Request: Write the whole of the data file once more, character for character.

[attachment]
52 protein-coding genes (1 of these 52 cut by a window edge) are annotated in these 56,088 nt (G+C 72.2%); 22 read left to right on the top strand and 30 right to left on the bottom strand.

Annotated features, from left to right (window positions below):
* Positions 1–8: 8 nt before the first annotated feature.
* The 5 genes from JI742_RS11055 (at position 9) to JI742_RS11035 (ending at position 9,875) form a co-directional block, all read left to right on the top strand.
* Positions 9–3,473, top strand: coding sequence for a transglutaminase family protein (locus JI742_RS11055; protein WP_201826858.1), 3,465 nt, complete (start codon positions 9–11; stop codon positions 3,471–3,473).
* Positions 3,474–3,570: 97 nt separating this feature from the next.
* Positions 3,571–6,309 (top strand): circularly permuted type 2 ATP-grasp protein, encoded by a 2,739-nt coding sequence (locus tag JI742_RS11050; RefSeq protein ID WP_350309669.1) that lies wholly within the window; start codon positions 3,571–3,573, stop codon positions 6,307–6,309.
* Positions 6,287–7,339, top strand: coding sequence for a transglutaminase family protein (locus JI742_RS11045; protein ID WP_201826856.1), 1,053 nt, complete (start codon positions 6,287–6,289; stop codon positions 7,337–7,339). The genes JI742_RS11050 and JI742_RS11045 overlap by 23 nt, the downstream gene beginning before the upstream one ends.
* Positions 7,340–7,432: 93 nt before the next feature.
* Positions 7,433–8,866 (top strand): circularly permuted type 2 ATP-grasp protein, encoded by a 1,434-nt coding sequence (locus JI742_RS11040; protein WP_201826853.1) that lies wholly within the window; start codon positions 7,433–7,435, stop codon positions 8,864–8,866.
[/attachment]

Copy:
52 protein-coding genes (1 of these 52 cut by a window edge) are annotated in these 56,088 nt (G+C 72.2%); 22 read left to right on the top strand and 30 right to left on the bottom strand.

Annotated features, from left to right (window positions below):
* Positions 1–8: 8 nt before the first annotated feature.
* The 5 genes from JI742_RS11055 (at position 9) to JI742_RS11035 (ending at position 9,875) form a co-directional block, all read left to right on the top strand.
* Positions 9–3,473, top strand: coding sequence for a transglutaminase family protein (locus JI742_RS11055; protein WP_201826858.1), 3,465 nt, complete (start codon positions 9–11; stop codon positions 3,471–3,473).
* Positions 3,474–3,570: 97 nt separating this feature from the next.
* Positions 3,571–6,309 (top strand): circularly permuted type 2 ATP-grasp protein, encoded by a 2,739-nt coding sequence (locus tag JI742_RS11050; RefSeq protein ID WP_350309669.1) that lies wholly within the window; start codon positions 3,571–3,573, stop codon positions 6,307–6,309.
* Positions 6,287–7,339, top strand: coding sequence for a transglutaminase family protein (locus JI742_RS11045; protein ID WP_201826856.1), 1,053 nt, complete (start codon positions 6,287–6,289; stop codon positions 7,337–7,339). The genes JI742_RS11050 and JI742_RS11045 overlap by 23 nt, the downstream gene beginning before the upstream one ends.
* Positions 7,340–7,432: 93 nt before the next feature.
* Positions 7,433–8,866 (top strand): circularly permuted type 2 ATP-grasp protein, encoded by a 1,434-nt coding sequence (locus JI742_RS11040; protein WP_201826853.1) that lies wholly within the window; start codon positions 7,433–7,435, stop codon positions 8,864–8,866.